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  • Elle

On the Fifth Day of Christmas

God sent a donkey. He sent service.

Luke 2:4-5: And Joseph also went up from Galilee, out of the city of Nazareth, into Judæa, unto the city of David, which is called Bethlehem; (because he was of the house and lineage of David), to be taxed with Mary his espoused wife, being great with child.

Dear Friends and Family,

For years, on Christmas Eve, my parents’ grandchildren reenacted the Nativity. It was hysterically cute. There was much fighting and negotiating and lobbying on who would get to play Mary and Joseph, the angels, or one of the wisemen. Occasionally, someone would want to play the Innkeeper so they could yell, “NO MORE ROOM” or be the shepherd so they could carry the stuffed animal sheep and a staff. The shepherd had to be chosen carefully, as the shepherd’s staff was often turned into a weapon, whacking unsuspecting cousins upside the head. My parents have 32 grandchildren and 14 great-grandchildren, so it was ALWAYS a loud, fun, crazy, and chaotic rendition of the Nativity.

You probably won’t be surprised at all to find out that no one volunteered or wanted to be the donkey. Although, that could have been because we didn’t actually HAVE a donkey in our nativity. 😊 And the reason we didn’t have a donkey in our nativity could be because the bible doesn’t specifically mention a donkey, although artistic renditions of the Christmas Story depict Mary on a donkey for the journey to Bethlehem. But the most likely reason we didn’t have a donkey in our nativity was because, knowing how Bretzing grandchildren think, Mary would have insisted on trying to “ride” the donkey’s back, the donkey would have tried (successfully) to buck Mary off its back, and likely both children would have been hurt.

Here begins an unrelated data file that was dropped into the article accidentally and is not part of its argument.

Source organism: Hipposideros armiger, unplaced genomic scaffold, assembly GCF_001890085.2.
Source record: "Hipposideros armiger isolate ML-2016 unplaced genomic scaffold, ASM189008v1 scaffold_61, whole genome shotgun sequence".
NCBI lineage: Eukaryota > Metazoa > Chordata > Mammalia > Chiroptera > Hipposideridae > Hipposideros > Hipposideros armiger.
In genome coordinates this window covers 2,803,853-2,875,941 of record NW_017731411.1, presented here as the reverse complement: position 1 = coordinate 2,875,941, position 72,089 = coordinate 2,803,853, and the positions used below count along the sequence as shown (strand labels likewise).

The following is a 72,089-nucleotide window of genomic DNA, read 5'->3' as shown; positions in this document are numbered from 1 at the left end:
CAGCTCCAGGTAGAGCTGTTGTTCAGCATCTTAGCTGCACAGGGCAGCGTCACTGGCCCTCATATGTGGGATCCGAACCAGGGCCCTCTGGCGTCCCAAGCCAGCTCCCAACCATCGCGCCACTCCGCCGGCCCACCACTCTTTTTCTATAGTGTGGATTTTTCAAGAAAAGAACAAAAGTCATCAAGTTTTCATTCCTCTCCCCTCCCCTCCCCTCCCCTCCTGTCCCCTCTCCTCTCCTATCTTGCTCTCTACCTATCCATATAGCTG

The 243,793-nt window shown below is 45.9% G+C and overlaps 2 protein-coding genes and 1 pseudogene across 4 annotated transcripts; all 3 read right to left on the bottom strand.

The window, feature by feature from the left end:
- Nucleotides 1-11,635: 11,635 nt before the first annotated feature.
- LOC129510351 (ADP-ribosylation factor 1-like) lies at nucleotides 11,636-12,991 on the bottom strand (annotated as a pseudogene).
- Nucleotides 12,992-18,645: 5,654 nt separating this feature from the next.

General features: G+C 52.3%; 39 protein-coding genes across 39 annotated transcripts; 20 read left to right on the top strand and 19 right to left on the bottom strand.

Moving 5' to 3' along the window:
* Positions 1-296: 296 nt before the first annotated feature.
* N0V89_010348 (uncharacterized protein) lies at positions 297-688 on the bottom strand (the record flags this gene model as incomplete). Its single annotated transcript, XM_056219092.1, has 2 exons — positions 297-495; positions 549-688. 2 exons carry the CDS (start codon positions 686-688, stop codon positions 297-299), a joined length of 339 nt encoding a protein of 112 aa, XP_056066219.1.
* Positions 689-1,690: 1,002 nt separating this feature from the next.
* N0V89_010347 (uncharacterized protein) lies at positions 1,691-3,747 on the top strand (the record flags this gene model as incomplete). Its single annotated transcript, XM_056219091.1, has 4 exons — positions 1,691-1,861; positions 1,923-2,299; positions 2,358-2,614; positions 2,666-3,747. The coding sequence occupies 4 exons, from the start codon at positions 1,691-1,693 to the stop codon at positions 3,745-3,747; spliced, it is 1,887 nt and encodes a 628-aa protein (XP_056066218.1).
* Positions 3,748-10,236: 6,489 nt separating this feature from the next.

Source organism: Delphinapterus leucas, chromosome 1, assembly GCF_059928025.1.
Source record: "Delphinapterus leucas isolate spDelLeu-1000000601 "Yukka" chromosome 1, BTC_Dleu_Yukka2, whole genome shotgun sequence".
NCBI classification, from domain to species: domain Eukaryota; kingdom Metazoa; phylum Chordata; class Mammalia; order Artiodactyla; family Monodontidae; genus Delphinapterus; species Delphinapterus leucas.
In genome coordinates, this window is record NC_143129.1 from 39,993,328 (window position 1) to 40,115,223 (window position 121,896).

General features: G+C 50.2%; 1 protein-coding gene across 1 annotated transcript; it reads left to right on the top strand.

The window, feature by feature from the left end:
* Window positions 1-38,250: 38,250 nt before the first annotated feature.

But, even if our Nativity had included a donkey, it would not have been the most coveted or sought after role. Who wants to be donkey? They don’t get a speaking part – Grandpa Bretzing would never have allowed a “Shrek” version of the Nativity. Donkeys don’t get to carry gifts of gold and their costumes don’t come with beautiful angel wings and halos. And we can’t forget, unlike shepherds, donkeys don’t get carefully chosen to carry a staff, or what has humorously been dubbed, “The Thumper.”

But what greater honor could exist than to be the donkey? The donkey carried Mary, the mother of Jesus, slowly and carefully from Nazareth to Bethlehem. He was the UPS, Fed Ex, and Amazon Prime of the Christmas story! He delivered the greatest gift ever given to mankind with care and precision. Thanks to the lowly donkey, the angels could shout “Hosanna,” the shepherds could leave their flock to go see the newborn king, the wisemen could travel thousands of miles to worship at Jesus’ feet, and mankind could be saved from their sins. The donkey delivered Jesus to Bethlehem so Jesus could deliver us.

After the donkey had done its job, the donkey humbly stepped aside. He did not seek attention, demand compensation, or fight for his share of the glory. The donkey simply faded from the spotlight and continued to do what donkeys were created to do: Carry heavy burdens from one location to the next, ever serving its Master.

Perhaps there is something special to be learned from the donkey: Maybe the donkey could teach us that the most important roles in life are given to those that quietly do as commanded, that those carefully and humbly carry the burdens the Master places on their back, and those that faithfully step forward in the direction requested by the Master. Perhaps the donkey can teach us that there will ALWAYS be a place in the Christmas Nativity, in God’s presence, for those that do as He asks without expectation of reward or compensation, for those that endure the burdens placed upon them, and for those that continue onward, day after day, in the service of the Master.

On the fifth day of Christmas, God sent a donkey. He sent service.

Love Always,

Hubby & Elle


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